One of the greatest responsibilities we have is to leave a legacy with the next generation. If we don't pass on the best of our values and the lessons we have learned to the next generation, then we aren't setting them up for success in the future.
I'm lucky to have a dad who passed down a great legacy to me. Recently, I reflected back on that legacy, and in doing so, I realized just how vital his lessons were to my financial well-being. They're lessons that I believe every father should teach his own kids. And here they are.
1. Put it in the bank
They say that values aren't taught but caught. While that probably is true, I do believe that values must first be taught before they can be caught.
One of the foundational financial values my dad taught me was to put a portion of the money I received, whether from birthdays or allowances, in the bank. That was the beginning of what I've come to know as an emergency fund.
This was a value that really caught hold later in my life by watching my dad. He always had a portion of each of his paychecks going into a savings account in case of an emergency. What really drove home the importance of my dad's habit of savings was that I never saw him worry when the furnace stopped working in the dead of winter at the same time the car broke down. That's because he didn't have to worry about how he was going to pay to fix these problems, because the money was already there, saving him from putting it on his credit card and paying boatloads of interest.
I'm really glad I caught this lesson. It has come in handy more times that I can count.
2. Be careful with debt
My dad always treated debt with care and he taught me to do the same. He didn't avoid debt, but he would use it in such a way that it couldn't cause financial hardship down the road. There were two practical lessons he taught me in both word and in deed. First, when making a large purchase, such as buying a house or a car, he often put down a large down payment. Doing so not only prevented overextension by limiting the amount borrowed, but it also kept the subsequent monthly payments lower.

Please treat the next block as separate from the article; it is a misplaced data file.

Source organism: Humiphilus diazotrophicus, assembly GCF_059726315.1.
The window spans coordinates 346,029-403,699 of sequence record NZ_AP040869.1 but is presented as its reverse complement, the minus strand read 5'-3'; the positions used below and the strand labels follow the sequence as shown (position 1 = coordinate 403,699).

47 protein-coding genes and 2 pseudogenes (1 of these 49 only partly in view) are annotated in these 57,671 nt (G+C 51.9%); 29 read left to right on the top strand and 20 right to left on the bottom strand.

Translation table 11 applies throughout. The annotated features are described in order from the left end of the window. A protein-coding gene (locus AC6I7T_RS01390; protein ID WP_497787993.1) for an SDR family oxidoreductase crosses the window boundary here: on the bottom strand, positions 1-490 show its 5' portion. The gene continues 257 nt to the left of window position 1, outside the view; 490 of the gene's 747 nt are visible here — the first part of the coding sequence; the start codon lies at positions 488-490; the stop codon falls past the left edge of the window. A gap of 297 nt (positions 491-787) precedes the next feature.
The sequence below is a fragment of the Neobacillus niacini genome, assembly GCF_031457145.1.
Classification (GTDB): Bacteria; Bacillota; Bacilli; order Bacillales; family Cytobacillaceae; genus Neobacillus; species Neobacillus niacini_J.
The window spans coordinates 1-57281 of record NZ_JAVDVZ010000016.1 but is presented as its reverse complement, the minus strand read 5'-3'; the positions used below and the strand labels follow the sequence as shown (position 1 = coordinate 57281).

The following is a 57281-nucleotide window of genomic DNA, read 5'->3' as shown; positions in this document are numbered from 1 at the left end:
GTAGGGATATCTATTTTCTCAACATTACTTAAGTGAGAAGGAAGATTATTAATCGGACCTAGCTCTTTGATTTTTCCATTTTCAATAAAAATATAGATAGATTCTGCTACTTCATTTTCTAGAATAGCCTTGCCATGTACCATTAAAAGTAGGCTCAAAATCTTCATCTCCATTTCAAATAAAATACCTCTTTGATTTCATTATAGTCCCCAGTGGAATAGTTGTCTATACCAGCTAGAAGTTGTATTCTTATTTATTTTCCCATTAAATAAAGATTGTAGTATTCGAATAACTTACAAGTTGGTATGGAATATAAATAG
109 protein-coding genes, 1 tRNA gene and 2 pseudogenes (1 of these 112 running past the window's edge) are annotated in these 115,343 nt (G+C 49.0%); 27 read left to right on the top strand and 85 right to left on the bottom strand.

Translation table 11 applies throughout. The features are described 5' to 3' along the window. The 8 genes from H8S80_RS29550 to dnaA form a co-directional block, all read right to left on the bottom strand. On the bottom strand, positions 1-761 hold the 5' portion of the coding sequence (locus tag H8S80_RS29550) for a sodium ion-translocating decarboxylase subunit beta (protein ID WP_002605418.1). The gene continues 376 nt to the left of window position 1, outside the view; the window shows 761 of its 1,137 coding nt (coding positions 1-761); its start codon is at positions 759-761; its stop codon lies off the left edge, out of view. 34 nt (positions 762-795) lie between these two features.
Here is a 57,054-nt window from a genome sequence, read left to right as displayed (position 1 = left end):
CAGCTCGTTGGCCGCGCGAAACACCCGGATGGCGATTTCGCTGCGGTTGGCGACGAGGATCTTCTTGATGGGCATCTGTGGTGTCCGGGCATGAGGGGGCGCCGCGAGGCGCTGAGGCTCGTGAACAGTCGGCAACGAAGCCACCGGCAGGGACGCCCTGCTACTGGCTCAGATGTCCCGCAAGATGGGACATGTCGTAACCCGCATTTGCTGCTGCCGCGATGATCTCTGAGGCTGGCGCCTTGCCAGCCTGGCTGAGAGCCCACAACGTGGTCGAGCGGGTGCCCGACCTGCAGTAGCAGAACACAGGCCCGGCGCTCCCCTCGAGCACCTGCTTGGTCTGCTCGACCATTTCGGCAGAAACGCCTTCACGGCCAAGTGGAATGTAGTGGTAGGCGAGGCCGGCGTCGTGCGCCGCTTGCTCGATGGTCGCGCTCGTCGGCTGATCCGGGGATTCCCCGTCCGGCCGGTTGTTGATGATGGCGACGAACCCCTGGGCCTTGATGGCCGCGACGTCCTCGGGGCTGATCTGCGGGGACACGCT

The other thing my dad taught me was to pay more than the minimum due whenever practical. Credit cards, for example, should be paid off in full each month if possible. Meanwhile, he also would pay a little extra on his mortgage because it not only built equity faster, but it also meant the house would be paid off faster.
The lesson that debt should be handled with care has helped me become much more financially secure than I probably otherwise would have. Thanks to my dad, I'm on pace to knock off an extra year from my mortgage simply by rounding up my payment and sending in a little less than $20 extra each month.
3. Give to those less fortunate
My dad has always been a very generous person, giving to his church, to soup kitchens, and to both family and total strangers. He encouraged me to be generous, and it's so evident in his life that it would have been hard to miss.
For my dad, generosity does two things. First, it forces him to live below his means, which is a key to financial security. The other thing giving to others does is it lessens the hold money has on his life. In a sense, by giving, it helps to better prioritize what's most important in life, which are the people around us and not the things that money could buy.
Of the financial legacies my dad has passed down to me, I think this lesson has had the most profound impact on my life. Living below my means has lightened my worries, and giving to others it has lessened my want for stuff. It's also been quite rewarding to be able to give to others in their time of need, even if more often than not they didn't know the gift was from me, nor did I even get to see their reaction.
Leave your own legacy
My dad taught me a lot of very important lessons, leaving a very rich legacy for me and those I come in contact with. That's because his actions spoke such volumes that these are lessons that I will never forget, and I've taken them to heart by following in his footsteps. And while these financial life lessons might not have made me rich, just like they never made my dad a rich man, I have still joined him in living a very rich life.
My challenge to you is to consider living out these same financial legacies in your own life so that you too can pass them down to the next generation.
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